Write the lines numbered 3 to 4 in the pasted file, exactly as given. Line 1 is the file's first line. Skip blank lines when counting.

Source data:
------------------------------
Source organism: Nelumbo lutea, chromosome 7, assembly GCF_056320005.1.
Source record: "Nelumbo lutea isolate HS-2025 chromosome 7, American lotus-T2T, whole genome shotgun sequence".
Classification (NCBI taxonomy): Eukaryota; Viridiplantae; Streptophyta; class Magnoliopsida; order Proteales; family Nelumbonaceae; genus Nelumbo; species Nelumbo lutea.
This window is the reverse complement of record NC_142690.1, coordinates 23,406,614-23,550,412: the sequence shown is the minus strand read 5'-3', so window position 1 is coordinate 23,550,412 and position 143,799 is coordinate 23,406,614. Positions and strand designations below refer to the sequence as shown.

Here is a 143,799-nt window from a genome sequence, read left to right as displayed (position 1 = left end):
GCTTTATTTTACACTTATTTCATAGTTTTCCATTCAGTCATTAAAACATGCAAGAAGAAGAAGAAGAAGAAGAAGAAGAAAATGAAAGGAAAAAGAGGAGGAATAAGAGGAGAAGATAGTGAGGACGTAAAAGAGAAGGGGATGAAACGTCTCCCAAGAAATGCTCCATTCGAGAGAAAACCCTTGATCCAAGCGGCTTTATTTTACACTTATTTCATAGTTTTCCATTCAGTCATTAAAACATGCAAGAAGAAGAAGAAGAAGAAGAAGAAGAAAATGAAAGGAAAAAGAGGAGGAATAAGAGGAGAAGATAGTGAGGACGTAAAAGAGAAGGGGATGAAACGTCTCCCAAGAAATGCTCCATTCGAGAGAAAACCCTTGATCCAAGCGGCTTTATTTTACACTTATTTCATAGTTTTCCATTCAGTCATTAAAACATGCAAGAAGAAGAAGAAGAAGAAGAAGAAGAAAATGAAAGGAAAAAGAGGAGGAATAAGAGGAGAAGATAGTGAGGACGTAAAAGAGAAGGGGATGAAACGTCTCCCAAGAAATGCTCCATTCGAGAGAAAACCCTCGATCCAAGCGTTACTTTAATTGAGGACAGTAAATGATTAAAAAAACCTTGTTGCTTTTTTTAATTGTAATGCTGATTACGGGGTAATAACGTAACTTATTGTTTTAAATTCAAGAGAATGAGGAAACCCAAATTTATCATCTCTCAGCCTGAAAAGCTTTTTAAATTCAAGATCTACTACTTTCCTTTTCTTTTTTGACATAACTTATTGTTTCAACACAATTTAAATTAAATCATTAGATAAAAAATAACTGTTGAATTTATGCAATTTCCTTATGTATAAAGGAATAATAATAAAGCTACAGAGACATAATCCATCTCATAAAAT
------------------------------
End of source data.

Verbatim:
Classification (NCBI taxonomy): Eukaryota; Viridiplantae; Streptophyta; class Magnoliopsida; order Proteales; family Nelumbonaceae; genus Nelumbo; species Nelumbo lutea.
This window is the reverse complement of record NC_142690.1, coordinates 23,406,614-23,550,412: the sequence shown is the minus strand read 5'-3', so window position 1 is coordinate 23,550,412 and position 143,799 is coordinate 23,406,614. Positions and strand designations below refer to the sequence as shown.